A Massachusetts high school football player says he is no longer being suspended for following in the footsteps of NFL quarterback Colin Kaepernick and taking a knee during the National Anthem.
Mike Oppong, a junior at Doherty Memorial High School in Worcester, said on Twitter that he was told by his principal and coach that he would have to sit out one game because of his protest, which took place before a game Friday night.
Oppong was making a similar protest to that of Kaepernick, a backup quarterback for the San Francisco 49ers, who knelt during the Star-Spangled Banner before a pre-season game last month.
The pro quarterback said his protest was because he cannot support a “country that oppresses black people and people of color.”
“I am not going to stand up to show pride in a flag for a country that oppresses black people and people of color. To me, this is bigger than football and it would be selfish on my part to look the other way. There are bodies in the street and people getting paid leave and getting away with murder,” Kaepernick said.
Here’s what you need to know:
1. Oppong Said He Took a Knee Because of the ‘Injustice That Happens to Black People Every Day, Not Just Cops Killing Black People’
Mike Oppong explained his decision to take a knee before Doherty Memorial’s Friday night game against Leominster in a series of messages to Worcester reporter Carl Setterlund.
“I’m standing up for the injustice that happens to black people every day, not just cops killing black people,” Oppong wrote. “We are disrespected and mistreated everywhere we go on a daily basis because of our skin color and I’m sick of it.”
He said he plans to continue the protest throughout the season.
“My teammates have been supporting me the whole way,” he said.
After his suspension was lifted, Oppong tweeted, “I just want to thank all of you guys for the support you all gave me throughout this whole situation and by God’s grace Justice was served!”
2. Worcester School Officials Say He Didn’t Violate Any Team Rules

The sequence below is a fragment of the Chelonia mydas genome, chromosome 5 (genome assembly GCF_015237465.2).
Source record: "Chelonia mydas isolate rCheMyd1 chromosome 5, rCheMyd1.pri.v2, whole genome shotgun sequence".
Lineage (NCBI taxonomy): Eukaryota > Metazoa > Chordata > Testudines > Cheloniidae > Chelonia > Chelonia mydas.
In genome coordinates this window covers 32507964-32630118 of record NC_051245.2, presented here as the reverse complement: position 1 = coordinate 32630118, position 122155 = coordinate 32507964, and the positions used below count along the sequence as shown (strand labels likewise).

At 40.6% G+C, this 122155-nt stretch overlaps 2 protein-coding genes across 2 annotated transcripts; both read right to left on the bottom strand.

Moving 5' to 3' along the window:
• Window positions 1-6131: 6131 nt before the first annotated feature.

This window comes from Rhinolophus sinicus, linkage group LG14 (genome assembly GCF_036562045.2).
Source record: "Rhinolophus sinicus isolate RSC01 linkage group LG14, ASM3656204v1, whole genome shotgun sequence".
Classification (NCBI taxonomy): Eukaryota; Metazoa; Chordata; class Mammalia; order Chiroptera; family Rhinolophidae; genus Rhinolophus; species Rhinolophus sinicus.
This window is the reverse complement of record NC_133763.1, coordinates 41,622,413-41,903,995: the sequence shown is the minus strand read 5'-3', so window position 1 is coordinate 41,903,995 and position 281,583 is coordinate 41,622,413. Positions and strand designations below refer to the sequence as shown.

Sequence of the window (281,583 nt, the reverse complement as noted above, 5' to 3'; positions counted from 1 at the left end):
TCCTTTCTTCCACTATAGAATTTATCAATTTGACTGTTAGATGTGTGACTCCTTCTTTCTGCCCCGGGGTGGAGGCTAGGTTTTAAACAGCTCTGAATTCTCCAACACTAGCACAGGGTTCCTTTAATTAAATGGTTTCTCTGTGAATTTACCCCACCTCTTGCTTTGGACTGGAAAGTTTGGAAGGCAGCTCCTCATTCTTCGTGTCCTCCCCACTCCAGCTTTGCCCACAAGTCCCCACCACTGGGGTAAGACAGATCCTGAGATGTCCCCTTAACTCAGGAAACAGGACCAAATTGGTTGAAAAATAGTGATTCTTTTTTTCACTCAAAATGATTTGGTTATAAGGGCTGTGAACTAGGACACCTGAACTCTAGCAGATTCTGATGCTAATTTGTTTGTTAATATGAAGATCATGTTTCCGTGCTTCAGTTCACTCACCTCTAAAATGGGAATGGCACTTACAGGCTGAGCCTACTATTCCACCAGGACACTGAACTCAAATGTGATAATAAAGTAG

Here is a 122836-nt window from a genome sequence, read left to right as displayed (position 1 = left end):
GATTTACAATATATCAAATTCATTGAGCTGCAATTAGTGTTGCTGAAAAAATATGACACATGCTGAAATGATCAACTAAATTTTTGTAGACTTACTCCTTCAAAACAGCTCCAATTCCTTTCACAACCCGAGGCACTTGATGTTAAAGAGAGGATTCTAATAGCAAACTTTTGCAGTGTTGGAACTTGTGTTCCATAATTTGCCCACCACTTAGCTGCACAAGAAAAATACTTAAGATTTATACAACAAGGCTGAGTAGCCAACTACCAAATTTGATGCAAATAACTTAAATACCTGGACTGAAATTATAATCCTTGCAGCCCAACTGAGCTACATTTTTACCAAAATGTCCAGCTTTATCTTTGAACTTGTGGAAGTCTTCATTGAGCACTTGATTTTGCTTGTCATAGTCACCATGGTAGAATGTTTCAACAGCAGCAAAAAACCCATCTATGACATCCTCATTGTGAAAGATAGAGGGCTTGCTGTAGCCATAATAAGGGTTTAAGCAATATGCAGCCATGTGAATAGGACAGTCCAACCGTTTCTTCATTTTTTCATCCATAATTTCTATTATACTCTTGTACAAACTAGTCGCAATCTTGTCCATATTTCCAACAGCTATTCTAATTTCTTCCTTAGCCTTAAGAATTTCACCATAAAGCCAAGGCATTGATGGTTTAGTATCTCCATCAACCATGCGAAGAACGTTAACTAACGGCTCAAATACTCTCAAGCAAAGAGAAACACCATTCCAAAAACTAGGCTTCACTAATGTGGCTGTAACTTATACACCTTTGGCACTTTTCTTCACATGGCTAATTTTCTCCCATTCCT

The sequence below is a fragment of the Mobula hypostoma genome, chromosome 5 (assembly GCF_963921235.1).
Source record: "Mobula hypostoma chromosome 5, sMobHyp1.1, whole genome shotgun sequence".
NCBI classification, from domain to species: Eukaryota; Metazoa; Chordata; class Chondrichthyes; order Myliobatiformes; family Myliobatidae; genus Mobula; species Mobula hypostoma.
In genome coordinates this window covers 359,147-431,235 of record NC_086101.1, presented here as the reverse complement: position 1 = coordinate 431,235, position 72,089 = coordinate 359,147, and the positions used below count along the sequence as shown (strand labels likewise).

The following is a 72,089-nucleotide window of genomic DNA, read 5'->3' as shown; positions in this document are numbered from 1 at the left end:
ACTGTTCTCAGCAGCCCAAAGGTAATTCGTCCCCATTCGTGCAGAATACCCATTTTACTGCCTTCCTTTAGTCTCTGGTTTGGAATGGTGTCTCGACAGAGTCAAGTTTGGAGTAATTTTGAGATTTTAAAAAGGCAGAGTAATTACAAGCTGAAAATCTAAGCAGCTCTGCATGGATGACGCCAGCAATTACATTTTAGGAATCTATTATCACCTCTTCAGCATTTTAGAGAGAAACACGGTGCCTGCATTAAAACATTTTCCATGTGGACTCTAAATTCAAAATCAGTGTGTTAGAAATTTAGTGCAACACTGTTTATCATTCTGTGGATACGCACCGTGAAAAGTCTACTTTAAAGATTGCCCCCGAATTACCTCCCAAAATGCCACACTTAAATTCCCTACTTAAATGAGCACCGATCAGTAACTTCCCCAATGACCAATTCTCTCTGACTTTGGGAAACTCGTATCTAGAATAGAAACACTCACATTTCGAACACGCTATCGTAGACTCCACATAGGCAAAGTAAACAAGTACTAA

On Monday, Worcester Public Schools issued a statement saying Oppong would not be punished:
Recently, athletes have displayed silent protest in support of the dialogue on race and equality that continues to evolve in every community across the nation. This weekend, a football player from Doherty Memorial High School knelt down during the National Anthem, joining the many athletes who have silently displayed their opinion.
The Doherty student did not violate any school rule when he peacefully and silently protested during the National Anthem. He exercised his Constitutional Rights without disturbing the school assembly and he is not being disciplined in any way by his actions.
Worcester Public Schools is a rich, diverse community that thrives to maintain open dialogue about the challenges that our community and our country face.
The team is coached by Sean Mulchay and the principal is Sally Maloney. Neither have commented about the situation.
But Superintendent Maureen Binienda told the Worcester Telegram & Gazette that no suspension was ever given to Oppong, and the principal first began investigating the issue Monday morning.
“That’s against the law,” she said of a potential suspension. “There’s absolutely no discipline that’s happening with that.”
Oppong said he thinks the district is now trying to cover its tracks after the national attention his story received.
Many supporters of Oppong took to social media to call the suspension a violation of the football player’s First Amendment rights.